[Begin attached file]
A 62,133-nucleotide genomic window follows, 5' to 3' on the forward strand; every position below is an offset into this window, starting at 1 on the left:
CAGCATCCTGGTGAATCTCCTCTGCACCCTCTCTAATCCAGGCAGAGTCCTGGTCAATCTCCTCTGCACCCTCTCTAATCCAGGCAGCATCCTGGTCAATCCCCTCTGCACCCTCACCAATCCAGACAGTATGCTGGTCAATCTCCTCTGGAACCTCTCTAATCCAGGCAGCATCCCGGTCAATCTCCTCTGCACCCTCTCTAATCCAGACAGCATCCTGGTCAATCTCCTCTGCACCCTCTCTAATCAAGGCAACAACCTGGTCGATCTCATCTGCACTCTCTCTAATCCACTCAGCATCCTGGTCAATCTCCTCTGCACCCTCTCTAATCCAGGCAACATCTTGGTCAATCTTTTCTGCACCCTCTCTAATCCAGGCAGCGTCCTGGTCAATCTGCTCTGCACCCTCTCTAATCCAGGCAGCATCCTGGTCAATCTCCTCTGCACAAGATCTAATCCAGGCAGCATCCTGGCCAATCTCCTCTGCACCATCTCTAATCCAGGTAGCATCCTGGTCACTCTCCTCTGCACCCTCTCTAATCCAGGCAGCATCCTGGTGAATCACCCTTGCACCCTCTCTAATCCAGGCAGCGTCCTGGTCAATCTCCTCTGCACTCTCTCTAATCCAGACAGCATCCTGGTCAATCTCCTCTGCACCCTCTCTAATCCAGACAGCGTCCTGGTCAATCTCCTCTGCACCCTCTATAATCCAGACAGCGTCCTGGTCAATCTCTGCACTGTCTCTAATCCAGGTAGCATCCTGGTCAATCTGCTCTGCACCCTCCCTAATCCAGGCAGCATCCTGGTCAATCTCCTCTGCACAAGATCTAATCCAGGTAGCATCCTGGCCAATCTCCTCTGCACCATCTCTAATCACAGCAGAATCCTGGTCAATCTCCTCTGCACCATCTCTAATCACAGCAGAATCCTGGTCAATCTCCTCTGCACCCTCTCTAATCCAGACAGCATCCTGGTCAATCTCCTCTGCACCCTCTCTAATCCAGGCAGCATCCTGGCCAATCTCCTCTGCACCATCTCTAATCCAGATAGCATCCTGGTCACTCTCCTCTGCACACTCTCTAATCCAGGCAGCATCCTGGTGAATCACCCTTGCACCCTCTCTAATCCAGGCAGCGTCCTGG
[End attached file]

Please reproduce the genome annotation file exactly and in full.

A 62,133-nucleotide genomic window follows, 5' to 3' on the forward strand; every position below is an offset into this window, starting at 1 on the left:
CAGCATCCTGGTGAATCTCCTCTGCACCCTCTCTAATCCAGGCAGAGTCCTGGTCAATCTCCTCTGCACCCTCTCTAATCCAGGCAGCATCCTGGTCAATCCCCTCTGCACCCTCACCAATCCAGACAGTATGCTGGTCAATCTCCTCTGGAACCTCTCTAATCCAGGCAGCATCCCGGTCAATCTCCTCTGCACCCTCTCTAATCCAGACAGCATCCTGGTCAATCTCCTCTGCACCCTCTCTAATCAAGGCAACAACCTGGTCGATCTCATCTGCACTCTCTCTAATCCACTCAGCATCCTGGTCAATCTCCTCTGCACCCTCTCTAATCCAGGCAACATCTTGGTCAATCTTTTCTGCACCCTCTCTAATCCAGGCAGCGTCCTGGTCAATCTGCTCTGCACCCTCTCTAATCCAGGCAGCATCCTGGTCAATCTCCTCTGCACAAGATCTAATCCAGGCAGCATCCTGGCCAATCTCCTCTGCACCATCTCTAATCCAGGTAGCATCCTGGTCACTCTCCTCTGCACCCTCTCTAATCCAGGCAGCATCCTGGTGAATCACCCTTGCACCCTCTCTAATCCAGGCAGCGTCCTGGTCAATCTCCTCTGCACTCTCTCTAATCCAGACAGCATCCTGGTCAATCTCCTCTGCACCCTCTCTAATCCAGACAGCGTCCTGGTCAATCTCCTCTGCACCCTCTATAATCCAGACAGCGTCCTGGTCAATCTCTGCACTGTCTCTAATCCAGGTAGCATCCTGGTCAATCTGCTCTGCACCCTCCCTAATCCAGGCAGCATCCTGGTCAATCTCCTCTGCACAAGATCTAATCCAGGTAGCATCCTGGCCAATCTCCTCTGCACCATCTCTAATCACAGCAGAATCCTGGTCAATCTCCTCTGCACCATCTCTAATCACAGCAGAATCCTGGTCAATCTCCTCTGCACCCTCTCTAATCCAGACAGCATCCTGGTCAATCTCCTCTGCACCCTCTCTAATCCAGGCAGCATCCTGGCCAATCTCCTCTGCACCATCTCTAATCCAGATAGCATCCTGGTCACTCTCCTCTGCACACTCTCTAATCCAGGCAGCATCCTGGTGAATCACCCTTGCACCCTCTCTAATCCAGGCAGCGTCCTGG